What separates the Galaxy Note 4 from most other phablets is its stylus, the S Pen. With its own set of largely useful functions, this is one of the major reasons to pick up the Note 4. You can read more about what it does in our Samsung Galaxy Note 4 review, but at this point we don’t know where Samsung will take this functionality in the Note 5.
Samsung has been continuing to improve the Air Command menu which works in conjunction with the S Pen in each iteration of the Note series, and the Korean company is also particularly keen on making “multi-tasking” a focal point of its Note series upgrades.
Last time around Samsung introduced “windowed apps” which let you minimize apps just by dragging from the top right corner, with the apps remaining open in the foreground. What is the next step for multi-tasking go in on the Note 5?
In terms of performance specs, the Note 4 housed a Quad-core Qualcomm Snapdragon 805 processor or Exynos 5433, depending on where you purchased it. Since Samsung split with Qualcomm, it will be using its own chipset on the Note 5 which current rumors suggest will be a Exynos 7422 chip.
The Exynos 7422 is said to combine an octa-core CPU, GPU and RAM and Samsung’s Shannon LTE modem in an all-in-one package. This would be new ground for Samsung, and it’s too early to say how successful it will be.
Galaxy Note 4 vs Galaxy Note 5 comparison: Camera
The Galaxy Note 4 camera is another standout feature of the handset. The 16 MP main snapper comes with OIS, autofocus, LED flash, and 2160p video-recording at 30 fps. These aren't only top-tier specs but its real world performance is reflective of the internal components' quality. Check out some of the shots below.
Galaxy Note 4 vs Galaxy Note 5 comparison: Battery
As mentioned previously, the Galaxy Note 5 is unlikely to house a removable battery. The Note 4’s battery has a 3,220 mAh capacity which ensures it’s battery life is good, especially since with a QHD display gobbling it up. It has significantly stronger battery performance to the Galaxy S6's 2,550 mAh battery which houses a QHD display also.
Moreover, the Galaxy Note 4 offers quick-charging, providing around 50 percent battery life in a 30 minute charge, as well as wireless charging - though it requires a separate battery cover. So, where will the improvement lie in the battery department on the Note 5?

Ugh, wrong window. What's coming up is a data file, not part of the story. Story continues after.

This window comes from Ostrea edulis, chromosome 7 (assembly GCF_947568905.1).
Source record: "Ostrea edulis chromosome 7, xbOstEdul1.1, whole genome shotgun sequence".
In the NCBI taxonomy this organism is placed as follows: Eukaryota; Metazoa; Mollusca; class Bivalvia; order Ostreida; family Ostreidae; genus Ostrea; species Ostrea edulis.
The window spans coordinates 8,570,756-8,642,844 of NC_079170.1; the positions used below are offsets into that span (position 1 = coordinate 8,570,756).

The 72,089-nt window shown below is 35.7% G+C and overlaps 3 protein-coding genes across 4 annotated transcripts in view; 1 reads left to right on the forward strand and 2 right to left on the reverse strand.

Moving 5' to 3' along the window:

If the battery capacity is going to increase significantly it would have to make the phone longer or wider, neither of which is particularly likely. In addition, both phones will likely get upgraded to Android’s next version and take advantage of the battery improvements found therein. (You can read more about the features of Android M at the link.)
Samsung decreased the battery size between the Galaxy S5 and Galaxy S6, so there’s even the chance that this could happen between the Note 4 and Note 5. Sure, the software will likely be better optimized for the battery, but it probably won’t produce a notably stronger battery performance.
Galaxy Note 4 vs Galaxy Note 5 comparison: Conclusion
If the current rumors are accurate, and the Galaxy Note 5 display is almost the same as its predecessor, the battery is weaker and isn’t removable and it lacks microSD card support, then I really don’t know how much better the Galaxy Note 5 is going to be than its predecessor.
It might have increased performance, the camera could be more impressive, and it will be more prepared for the next Android version, but the degrees to which this matters, in the grand scheme of things, may be negligible.
What I mean is: how much faster and stronger can things get?
Until I see how the software and S Pen functionality is changing, and how much it is going to cost, I’m skeptical about how the Galaxy Note 5 will make the series tangibly better.
But that’s just my take. What’s yours? Let me know in the comments below.